Commenced in January 2007
Frequency: Monthly
Edition: International
Paper Count: 5

Search results for: J. Militky

5 Investigation of Dynamic Mechanical Properties of Jute/Carbon Reinforced Composites

Authors: H. Sezgin, O. B. Berkalp, R. Mishra, J. Militky

Abstract:

In the last few decades, due to their advanced properties, there has been an increasing interest in hybrid composite materials. In this study, the effect of different stacking sequences of jute and carbon fabric plies on dynamic mechanical properties of composite laminates were investigated. Vacuum bagging system was used to fabricate the composite samples. Each composite laminate was reinforced with two plies of jute fabric and two plies of carbon fabric by varying the position of layers. Dynamic mechanical analyzer (DMA) was used to examine the dynamic mechanical properties of composite laminates with increasing temperature. Results showed that the composite sample, which has carbon fabric at the outer layers, has the highest storage and loss modulus. Besides, it was observed that glass transition temperature (Tg) of samples are close to each other and at about 75 °C.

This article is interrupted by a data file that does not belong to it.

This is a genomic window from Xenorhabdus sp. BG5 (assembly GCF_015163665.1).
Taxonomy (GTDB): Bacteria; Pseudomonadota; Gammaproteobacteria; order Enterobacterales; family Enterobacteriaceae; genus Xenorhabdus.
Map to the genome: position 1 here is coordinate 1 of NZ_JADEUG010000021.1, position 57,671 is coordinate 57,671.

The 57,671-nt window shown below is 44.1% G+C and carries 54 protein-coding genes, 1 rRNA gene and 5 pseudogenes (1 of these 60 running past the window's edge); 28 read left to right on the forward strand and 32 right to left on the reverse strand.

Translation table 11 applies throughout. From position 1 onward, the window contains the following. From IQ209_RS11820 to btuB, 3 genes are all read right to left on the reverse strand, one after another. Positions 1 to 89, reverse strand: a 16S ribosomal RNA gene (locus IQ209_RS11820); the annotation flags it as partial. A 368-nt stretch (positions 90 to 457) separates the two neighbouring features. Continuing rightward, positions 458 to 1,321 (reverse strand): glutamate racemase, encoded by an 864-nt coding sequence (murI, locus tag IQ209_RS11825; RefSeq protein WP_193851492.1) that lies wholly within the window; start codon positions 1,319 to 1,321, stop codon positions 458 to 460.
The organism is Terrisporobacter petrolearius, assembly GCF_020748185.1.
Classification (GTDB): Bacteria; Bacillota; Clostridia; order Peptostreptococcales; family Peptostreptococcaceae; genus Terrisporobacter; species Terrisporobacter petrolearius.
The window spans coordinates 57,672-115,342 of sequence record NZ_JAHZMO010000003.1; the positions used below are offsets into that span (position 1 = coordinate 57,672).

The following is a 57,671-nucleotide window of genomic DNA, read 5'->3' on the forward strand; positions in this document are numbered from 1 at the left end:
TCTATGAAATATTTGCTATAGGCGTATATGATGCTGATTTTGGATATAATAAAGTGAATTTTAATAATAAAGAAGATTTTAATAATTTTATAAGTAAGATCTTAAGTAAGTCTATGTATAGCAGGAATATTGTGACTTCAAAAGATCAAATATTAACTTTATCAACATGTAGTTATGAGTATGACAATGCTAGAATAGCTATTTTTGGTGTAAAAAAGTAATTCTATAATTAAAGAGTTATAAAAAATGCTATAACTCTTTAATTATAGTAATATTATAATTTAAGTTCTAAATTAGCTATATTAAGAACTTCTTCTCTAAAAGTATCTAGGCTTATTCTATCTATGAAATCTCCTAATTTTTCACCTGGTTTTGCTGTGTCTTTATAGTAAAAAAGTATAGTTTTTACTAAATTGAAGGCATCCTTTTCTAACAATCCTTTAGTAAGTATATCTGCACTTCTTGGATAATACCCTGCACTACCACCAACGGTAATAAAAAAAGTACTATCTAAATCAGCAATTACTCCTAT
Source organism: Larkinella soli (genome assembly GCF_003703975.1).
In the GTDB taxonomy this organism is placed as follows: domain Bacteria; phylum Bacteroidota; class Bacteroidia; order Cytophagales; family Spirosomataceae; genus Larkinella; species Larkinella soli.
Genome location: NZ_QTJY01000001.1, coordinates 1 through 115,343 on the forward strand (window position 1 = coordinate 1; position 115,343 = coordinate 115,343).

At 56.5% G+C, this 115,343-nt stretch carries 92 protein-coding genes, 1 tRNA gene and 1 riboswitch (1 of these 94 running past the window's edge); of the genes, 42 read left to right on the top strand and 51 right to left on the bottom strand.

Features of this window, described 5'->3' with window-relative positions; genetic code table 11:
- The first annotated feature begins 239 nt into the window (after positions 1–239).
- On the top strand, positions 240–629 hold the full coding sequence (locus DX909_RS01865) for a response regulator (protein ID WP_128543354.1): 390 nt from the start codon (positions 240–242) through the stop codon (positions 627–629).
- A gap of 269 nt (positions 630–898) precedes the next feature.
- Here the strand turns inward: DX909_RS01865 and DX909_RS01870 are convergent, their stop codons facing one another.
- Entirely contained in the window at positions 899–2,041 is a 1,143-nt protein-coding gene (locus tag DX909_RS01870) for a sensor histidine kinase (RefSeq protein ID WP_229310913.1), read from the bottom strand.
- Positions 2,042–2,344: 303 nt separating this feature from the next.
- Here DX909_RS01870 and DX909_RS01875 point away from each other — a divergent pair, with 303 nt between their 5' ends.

Keywords: differential scanning calorimetry dynamic mechanical analysis, textile reinforced composites, thermogravimetric analysis

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4 Effect of 3-Dimensional Knitted Spacer Fabrics Characteristics on Its Thermal and Compression Properties

Authors: Veerakumar Arumugam, Rajesh Mishra, Jiri Militky, Jana Salacova

Abstract: